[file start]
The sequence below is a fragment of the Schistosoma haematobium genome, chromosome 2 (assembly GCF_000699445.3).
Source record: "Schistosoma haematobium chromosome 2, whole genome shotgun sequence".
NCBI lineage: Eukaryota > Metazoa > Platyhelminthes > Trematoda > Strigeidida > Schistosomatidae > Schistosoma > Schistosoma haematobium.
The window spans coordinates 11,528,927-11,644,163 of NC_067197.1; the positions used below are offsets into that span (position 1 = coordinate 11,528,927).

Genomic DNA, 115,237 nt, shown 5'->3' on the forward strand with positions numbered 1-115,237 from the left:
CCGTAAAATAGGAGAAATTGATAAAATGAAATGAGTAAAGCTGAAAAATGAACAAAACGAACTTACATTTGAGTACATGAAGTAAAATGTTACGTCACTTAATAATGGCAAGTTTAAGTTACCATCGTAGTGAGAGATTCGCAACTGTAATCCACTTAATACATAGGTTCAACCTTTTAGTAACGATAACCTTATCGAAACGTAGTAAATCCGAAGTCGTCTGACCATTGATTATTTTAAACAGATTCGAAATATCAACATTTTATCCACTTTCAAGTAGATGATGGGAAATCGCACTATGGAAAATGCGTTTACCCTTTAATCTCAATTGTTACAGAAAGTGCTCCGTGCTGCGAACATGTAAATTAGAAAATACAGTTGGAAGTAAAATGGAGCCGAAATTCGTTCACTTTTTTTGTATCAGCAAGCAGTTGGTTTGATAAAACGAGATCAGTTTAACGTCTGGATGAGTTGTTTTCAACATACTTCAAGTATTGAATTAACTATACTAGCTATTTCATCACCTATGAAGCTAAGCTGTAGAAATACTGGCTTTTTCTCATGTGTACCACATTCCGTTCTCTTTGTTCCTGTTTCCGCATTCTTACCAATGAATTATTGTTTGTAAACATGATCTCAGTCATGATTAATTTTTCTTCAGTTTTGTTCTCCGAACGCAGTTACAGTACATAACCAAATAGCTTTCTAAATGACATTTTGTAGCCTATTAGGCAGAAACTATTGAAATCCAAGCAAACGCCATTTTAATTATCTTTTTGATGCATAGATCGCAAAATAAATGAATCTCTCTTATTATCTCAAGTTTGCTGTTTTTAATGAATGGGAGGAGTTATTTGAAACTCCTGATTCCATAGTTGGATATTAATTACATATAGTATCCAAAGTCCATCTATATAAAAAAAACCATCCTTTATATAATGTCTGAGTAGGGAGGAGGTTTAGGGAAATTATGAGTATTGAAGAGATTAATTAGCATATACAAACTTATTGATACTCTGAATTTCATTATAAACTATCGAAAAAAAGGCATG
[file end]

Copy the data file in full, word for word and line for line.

The sequence below is a fragment of the Schistosoma haematobium genome, chromosome 2 (assembly GCF_000699445.3).
Source record: "Schistosoma haematobium chromosome 2, whole genome shotgun sequence".
NCBI lineage: Eukaryota > Metazoa > Platyhelminthes > Trematoda > Strigeidida > Schistosomatidae > Schistosoma > Schistosoma haematobium.
The window spans coordinates 11,528,927-11,644,163 of NC_067197.1; the positions used below are offsets into that span (position 1 = coordinate 11,528,927).

Genomic DNA, 115,237 nt, shown 5'->3' on the forward strand with positions numbered 1-115,237 from the left:
CCGTAAAATAGGAGAAATTGATAAAATGAAATGAGTAAAGCTGAAAAATGAACAAAACGAACTTACATTTGAGTACATGAAGTAAAATGTTACGTCACTTAATAATGGCAAGTTTAAGTTACCATCGTAGTGAGAGATTCGCAACTGTAATCCACTTAATACATAGGTTCAACCTTTTAGTAACGATAACCTTATCGAAACGTAGTAAATCCGAAGTCGTCTGACCATTGATTATTTTAAACAGATTCGAAATATCAACATTTTATCCACTTTCAAGTAGATGATGGGAAATCGCACTATGGAAAATGCGTTTACCCTTTAATCTCAATTGTTACAGAAAGTGCTCCGTGCTGCGAACATGTAAATTAGAAAATACAGTTGGAAGTAAAATGGAGCCGAAATTCGTTCACTTTTTTTGTATCAGCAAGCAGTTGGTTTGATAAAACGAGATCAGTTTAACGTCTGGATGAGTTGTTTTCAACATACTTCAAGTATTGAATTAACTATACTAGCTATTTCATCACCTATGAAGCTAAGCTGTAGAAATACTGGCTTTTTCTCATGTGTACCACATTCCGTTCTCTTTGTTCCTGTTTCCGCATTCTTACCAATGAATTATTGTTTGTAAACATGATCTCAGTCATGATTAATTTTTCTTCAGTTTTGTTCTCCGAACGCAGTTACAGTACATAACCAAATAGCTTTCTAAATGACATTTTGTAGCCTATTAGGCAGAAACTATTGAAATCCAAGCAAACGCCATTTTAATTATCTTTTTGATGCATAGATCGCAAAATAAATGAATCTCTCTTATTATCTCAAGTTTGCTGTTTTTAATGAATGGGAGGAGTTATTTGAAACTCCTGATTCCATAGTTGGATATTAATTACATATAGTATCCAAAGTCCATCTATATAAAAAAAACCATCCTTTATATAATGTCTGAGTAGGGAGGAGGTTTAGGGAAATTATGAGTATTGAAGAGATTAATTAGCATATACAAACTTATTGATACTCTGAATTTCATTATAAACTATCGAAAAAAAGGCATG